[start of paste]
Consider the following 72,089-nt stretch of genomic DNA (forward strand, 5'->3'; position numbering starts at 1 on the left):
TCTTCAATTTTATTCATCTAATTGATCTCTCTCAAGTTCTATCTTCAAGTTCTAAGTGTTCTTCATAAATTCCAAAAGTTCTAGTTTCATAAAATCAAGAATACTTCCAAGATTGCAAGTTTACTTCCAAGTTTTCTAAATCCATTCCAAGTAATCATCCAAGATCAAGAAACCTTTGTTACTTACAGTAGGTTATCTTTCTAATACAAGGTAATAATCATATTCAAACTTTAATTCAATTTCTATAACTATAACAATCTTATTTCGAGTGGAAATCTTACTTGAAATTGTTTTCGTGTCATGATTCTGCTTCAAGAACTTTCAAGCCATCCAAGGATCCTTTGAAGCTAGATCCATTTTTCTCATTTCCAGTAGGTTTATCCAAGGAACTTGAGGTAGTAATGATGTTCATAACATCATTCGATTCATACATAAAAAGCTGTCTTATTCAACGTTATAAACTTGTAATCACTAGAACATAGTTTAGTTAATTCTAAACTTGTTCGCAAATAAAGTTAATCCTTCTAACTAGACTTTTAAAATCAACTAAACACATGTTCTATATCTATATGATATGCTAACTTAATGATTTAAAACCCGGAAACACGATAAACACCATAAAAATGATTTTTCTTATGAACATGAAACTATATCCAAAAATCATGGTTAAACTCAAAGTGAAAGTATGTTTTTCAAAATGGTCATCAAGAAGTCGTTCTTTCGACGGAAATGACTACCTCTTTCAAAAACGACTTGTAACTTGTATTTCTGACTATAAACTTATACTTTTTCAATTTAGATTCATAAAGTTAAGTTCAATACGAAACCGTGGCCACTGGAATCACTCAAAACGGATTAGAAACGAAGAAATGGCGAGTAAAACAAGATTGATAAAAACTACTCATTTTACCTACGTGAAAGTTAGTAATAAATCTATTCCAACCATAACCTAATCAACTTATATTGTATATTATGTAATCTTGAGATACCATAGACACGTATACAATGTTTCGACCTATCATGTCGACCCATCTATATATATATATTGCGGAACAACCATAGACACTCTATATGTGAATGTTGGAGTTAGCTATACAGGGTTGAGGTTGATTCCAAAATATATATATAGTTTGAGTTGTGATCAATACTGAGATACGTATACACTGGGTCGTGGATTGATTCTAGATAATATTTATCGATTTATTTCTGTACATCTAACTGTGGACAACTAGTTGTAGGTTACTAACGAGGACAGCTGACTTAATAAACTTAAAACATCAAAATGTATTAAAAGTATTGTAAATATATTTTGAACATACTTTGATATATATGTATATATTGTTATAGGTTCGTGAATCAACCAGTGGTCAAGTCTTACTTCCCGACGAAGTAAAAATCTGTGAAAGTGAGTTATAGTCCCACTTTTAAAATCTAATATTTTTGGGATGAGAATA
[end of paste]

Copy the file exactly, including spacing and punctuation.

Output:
Consider the following 72,089-nt stretch of genomic DNA (forward strand, 5'->3'; position numbering starts at 1 on the left):
TCTTCAATTTTATTCATCTAATTGATCTCTCTCAAGTTCTATCTTCAAGTTCTAAGTGTTCTTCATAAATTCCAAAAGTTCTAGTTTCATAAAATCAAGAATACTTCCAAGATTGCAAGTTTACTTCCAAGTTTTCTAAATCCATTCCAAGTAATCATCCAAGATCAAGAAACCTTTGTTACTTACAGTAGGTTATCTTTCTAATACAAGGTAATAATCATATTCAAACTTTAATTCAATTTCTATAACTATAACAATCTTATTTCGAGTGGAAATCTTACTTGAAATTGTTTTCGTGTCATGATTCTGCTTCAAGAACTTTCAAGCCATCCAAGGATCCTTTGAAGCTAGATCCATTTTTCTCATTTCCAGTAGGTTTATCCAAGGAACTTGAGGTAGTAATGATGTTCATAACATCATTCGATTCATACATAAAAAGCTGTCTTATTCAACGTTATAAACTTGTAATCACTAGAACATAGTTTAGTTAATTCTAAACTTGTTCGCAAATAAAGTTAATCCTTCTAACTAGACTTTTAAAATCAACTAAACACATGTTCTATATCTATATGATATGCTAACTTAATGATTTAAAACCCGGAAACACGATAAACACCATAAAAATGATTTTTCTTATGAACATGAAACTATATCCAAAAATCATGGTTAAACTCAAAGTGAAAGTATGTTTTTCAAAATGGTCATCAAGAAGTCGTTCTTTCGACGGAAATGACTACCTCTTTCAAAAACGACTTGTAACTTGTATTTCTGACTATAAACTTATACTTTTTCAATTTAGATTCATAAAGTTAAGTTCAATACGAAACCGTGGCCACTGGAATCACTCAAAACGGATTAGAAACGAAGAAATGGCGAGTAAAACAAGATTGATAAAAACTACTCATTTTACCTACGTGAAAGTTAGTAATAAATCTATTCCAACCATAACCTAATCAACTTATATTGTATATTATGTAATCTTGAGATACCATAGACACGTATACAATGTTTCGACCTATCATGTCGACCCATCTATATATATATATTGCGGAACAACCATAGACACTCTATATGTGAATGTTGGAGTTAGCTATACAGGGTTGAGGTTGATTCCAAAATATATATATAGTTTGAGTTGTGATCAATACTGAGATACGTATACACTGGGTCGTGGATTGATTCTAGATAATATTTATCGATTTATTTCTGTACATCTAACTGTGGACAACTAGTTGTAGGTTACTAACGAGGACAGCTGACTTAATAAACTTAAAACATCAAAATGTATTAAAAGTATTGTAAATATATTTTGAACATACTTTGATATATATGTATATATTGTTATAGGTTCGTGAATCAACCAGTGGTCAAGTCTTACTTCCCGACGAAGTAAAAATCTGTGAAAGTGAGTTATAGTCCCACTTTTAAAATCTAATATTTTTGGGATGAGAATA